Sometimes, people just don't care what you're doing. Foursquare allows you to share your check-ins via Twitter, and this morning I tweeted to my 1,162 followers that I was at McDonald's for breakfast. I'm pretty sure 1,161 of them didn't care (the exception being my wife who was eagerly awaiting my delivery of her fruit cup). You can disable the auto-tweet though.

Security and Privacy
I don't think it takes a genius to see that you need to be very careful about telling people when you're not home.

I've only been doing this for one day, so the "fun factor" may be short-lived. Somehow, I don't see myself finding the new badges fun after 6 months. But we shall see...

From a marketing and networking stand point, I'm just not seeing the instant return I got from Twitter. Looong-time Lawffice Space readers may recall (in the first week of publication!) my amazement when I announced my then-new blog via Twitter only to have it retweeted to several thousand people. I don't see that instant gratification here. That said, it's fun and requires only (literally) the push of a button when you go somewhere to play these location-based games. So, I'll keep doing it for now and let you know of any developments.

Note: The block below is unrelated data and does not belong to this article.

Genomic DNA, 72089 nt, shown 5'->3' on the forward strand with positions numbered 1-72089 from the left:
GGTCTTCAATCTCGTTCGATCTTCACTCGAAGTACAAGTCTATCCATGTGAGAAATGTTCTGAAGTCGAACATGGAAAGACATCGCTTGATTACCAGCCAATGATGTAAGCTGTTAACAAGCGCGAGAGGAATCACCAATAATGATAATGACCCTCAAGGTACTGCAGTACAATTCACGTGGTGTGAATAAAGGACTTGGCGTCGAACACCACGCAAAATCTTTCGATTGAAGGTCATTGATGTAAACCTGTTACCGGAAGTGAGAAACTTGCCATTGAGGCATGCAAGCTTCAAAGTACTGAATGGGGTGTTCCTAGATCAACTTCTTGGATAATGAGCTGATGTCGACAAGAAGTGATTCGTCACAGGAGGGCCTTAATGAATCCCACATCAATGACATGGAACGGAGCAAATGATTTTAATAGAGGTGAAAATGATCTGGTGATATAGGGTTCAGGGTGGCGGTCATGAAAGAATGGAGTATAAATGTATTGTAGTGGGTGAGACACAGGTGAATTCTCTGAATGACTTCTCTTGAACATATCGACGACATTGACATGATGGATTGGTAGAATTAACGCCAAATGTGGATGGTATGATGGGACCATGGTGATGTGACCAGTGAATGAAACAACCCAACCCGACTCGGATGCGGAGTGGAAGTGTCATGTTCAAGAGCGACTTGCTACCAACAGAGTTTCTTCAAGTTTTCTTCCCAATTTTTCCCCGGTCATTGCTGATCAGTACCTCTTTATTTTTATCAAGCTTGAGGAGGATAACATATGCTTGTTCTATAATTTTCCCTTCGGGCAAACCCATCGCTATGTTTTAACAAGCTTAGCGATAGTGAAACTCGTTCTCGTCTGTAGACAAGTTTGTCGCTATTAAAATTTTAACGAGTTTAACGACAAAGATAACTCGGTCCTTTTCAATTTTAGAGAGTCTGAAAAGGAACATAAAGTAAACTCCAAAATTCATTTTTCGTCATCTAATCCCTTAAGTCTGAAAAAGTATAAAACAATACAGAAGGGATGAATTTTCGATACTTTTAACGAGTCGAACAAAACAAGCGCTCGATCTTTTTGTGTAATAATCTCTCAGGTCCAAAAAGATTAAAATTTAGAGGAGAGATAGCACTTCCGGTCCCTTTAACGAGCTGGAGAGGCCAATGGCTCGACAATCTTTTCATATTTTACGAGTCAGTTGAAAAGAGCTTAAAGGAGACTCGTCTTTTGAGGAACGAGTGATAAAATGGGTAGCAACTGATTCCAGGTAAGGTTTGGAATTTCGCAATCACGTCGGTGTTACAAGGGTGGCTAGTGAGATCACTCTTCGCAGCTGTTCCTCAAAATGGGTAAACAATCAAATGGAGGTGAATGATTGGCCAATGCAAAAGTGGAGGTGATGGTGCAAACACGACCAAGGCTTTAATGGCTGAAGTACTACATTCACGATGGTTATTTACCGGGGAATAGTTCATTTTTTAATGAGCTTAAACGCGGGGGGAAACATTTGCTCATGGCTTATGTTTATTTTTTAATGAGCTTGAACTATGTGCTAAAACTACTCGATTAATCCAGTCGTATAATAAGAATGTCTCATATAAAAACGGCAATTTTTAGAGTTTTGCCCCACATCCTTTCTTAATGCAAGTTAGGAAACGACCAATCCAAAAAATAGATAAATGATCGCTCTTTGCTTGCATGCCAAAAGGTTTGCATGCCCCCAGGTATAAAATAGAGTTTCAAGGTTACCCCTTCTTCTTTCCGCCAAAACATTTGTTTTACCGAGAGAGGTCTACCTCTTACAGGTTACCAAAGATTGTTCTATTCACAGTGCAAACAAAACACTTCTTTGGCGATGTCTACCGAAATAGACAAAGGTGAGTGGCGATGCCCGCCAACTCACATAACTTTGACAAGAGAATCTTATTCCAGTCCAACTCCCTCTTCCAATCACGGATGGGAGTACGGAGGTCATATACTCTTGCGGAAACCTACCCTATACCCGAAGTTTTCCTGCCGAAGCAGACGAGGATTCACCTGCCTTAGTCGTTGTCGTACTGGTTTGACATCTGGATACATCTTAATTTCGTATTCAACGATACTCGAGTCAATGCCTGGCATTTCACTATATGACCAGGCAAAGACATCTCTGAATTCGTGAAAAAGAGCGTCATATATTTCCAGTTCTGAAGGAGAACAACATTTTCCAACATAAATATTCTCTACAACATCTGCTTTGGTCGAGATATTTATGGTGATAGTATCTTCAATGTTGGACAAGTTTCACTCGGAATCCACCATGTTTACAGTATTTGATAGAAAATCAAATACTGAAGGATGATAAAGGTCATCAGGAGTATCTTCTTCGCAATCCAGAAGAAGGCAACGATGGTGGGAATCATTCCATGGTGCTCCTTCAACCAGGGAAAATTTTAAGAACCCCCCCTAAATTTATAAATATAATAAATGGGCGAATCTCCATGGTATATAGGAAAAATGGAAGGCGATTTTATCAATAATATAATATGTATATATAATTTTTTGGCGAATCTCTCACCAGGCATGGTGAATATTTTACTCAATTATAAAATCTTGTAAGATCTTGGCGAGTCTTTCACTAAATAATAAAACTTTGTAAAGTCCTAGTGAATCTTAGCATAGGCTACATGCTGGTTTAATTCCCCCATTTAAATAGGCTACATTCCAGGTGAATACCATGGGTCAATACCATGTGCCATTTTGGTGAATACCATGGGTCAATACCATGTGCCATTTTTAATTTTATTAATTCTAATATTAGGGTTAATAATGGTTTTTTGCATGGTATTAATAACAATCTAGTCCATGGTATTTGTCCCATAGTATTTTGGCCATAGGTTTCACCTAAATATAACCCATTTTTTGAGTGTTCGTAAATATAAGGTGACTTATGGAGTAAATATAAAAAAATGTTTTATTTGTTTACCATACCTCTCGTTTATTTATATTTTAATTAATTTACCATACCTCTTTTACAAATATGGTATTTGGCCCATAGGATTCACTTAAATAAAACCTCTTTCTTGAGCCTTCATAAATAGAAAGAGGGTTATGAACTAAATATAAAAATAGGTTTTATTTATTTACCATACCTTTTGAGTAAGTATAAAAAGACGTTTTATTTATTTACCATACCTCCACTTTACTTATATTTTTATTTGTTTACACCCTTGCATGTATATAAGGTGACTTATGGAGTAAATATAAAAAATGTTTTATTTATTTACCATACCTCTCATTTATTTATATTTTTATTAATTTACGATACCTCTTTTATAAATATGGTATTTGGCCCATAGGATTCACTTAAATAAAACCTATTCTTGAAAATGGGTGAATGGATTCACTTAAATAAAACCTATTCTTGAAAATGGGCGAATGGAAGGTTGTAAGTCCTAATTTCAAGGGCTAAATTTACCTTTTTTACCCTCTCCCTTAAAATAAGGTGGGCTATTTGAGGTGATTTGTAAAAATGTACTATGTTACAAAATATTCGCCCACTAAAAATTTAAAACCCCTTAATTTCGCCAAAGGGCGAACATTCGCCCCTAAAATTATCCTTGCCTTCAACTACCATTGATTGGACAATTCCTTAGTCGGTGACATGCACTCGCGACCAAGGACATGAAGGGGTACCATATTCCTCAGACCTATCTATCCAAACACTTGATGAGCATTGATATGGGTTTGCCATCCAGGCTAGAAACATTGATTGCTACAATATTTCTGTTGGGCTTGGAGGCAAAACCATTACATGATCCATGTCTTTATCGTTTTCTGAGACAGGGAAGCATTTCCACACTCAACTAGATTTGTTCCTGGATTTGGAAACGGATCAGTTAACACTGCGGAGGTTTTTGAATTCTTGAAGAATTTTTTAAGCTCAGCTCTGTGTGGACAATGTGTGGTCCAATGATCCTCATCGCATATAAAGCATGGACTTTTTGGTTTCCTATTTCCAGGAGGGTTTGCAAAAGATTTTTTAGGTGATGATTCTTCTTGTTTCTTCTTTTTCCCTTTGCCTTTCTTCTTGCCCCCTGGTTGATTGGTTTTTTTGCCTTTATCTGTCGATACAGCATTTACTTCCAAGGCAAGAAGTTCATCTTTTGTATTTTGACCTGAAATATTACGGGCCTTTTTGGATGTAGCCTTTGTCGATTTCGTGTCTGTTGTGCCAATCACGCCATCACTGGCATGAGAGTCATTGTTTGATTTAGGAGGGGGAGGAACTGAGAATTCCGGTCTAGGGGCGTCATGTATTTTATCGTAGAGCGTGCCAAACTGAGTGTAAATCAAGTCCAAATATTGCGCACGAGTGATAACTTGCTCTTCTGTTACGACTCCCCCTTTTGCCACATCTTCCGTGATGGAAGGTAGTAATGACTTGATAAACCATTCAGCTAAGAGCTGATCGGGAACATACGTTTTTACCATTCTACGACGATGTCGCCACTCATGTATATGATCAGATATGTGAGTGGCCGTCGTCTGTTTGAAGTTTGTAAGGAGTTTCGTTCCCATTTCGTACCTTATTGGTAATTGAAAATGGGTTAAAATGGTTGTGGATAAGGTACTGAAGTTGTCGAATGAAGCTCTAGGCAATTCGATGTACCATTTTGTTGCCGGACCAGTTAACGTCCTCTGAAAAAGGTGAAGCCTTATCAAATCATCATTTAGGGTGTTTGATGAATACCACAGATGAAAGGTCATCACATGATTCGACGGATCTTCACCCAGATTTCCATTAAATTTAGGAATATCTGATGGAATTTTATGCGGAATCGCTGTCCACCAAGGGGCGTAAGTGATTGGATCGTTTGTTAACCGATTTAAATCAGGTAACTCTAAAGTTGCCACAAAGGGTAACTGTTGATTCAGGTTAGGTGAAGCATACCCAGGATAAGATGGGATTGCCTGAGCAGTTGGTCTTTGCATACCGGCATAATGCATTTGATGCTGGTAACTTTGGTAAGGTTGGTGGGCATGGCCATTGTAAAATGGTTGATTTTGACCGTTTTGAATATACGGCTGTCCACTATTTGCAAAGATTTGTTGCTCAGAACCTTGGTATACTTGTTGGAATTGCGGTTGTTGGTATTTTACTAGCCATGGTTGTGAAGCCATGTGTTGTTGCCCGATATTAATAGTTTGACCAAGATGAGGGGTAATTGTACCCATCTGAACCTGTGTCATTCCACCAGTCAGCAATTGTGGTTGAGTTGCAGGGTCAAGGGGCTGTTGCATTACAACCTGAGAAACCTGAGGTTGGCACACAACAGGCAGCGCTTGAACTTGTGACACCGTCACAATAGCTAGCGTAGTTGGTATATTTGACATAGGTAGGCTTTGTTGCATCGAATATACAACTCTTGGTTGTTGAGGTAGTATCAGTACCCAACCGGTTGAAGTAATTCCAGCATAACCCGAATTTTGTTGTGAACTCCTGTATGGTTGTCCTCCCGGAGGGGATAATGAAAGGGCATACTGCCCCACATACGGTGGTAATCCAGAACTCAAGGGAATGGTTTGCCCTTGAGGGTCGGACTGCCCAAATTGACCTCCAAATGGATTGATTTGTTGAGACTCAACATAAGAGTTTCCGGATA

Posted by Philip Miles, an employment lawyer with McQuaide Blasko in State College, Pennsylvania.

Thursday, September 23, 2010

Obsession with Nurse and EAP Recommendation not "Regarded As" Disability - COTW #8

Is obsession with a co-worker a disability? When an employer refers an employee to an assistance program, does that establish that the employer regards the employee as having a disability? The case of the week is Hobson v. St. Luke's Hospital, 2010 WL 3220365 (E.D. Pa., Aug. 12, 2010). It's an employment discrimination case with several claims, but I'm going to focus solely on the Americans with Disabilities Act (ADA) claim.

The Plaintiff had a rather odd relationship with a co-worker, a nurse at St. Luke's. He left her flowers, gave her a note complimenting her on how she was dressed, and eventually left a note with a blank check for the nurse to give to a charity. It's tough to tell from the opinion what was really going on here, but the nurse didn't like it and called the police. The Plaintiff was then terminated for allegations of sexual harassment.

How does the ADA factor into all of this? Under the ADA, you can bring a discrimination claim if you are "regarded as" having a disability. An administrator told the Plaintiff that "he had an obsession problem which was a serious mental illness and he should seek help." The Court declined to recognize this as a "regarded as" disability.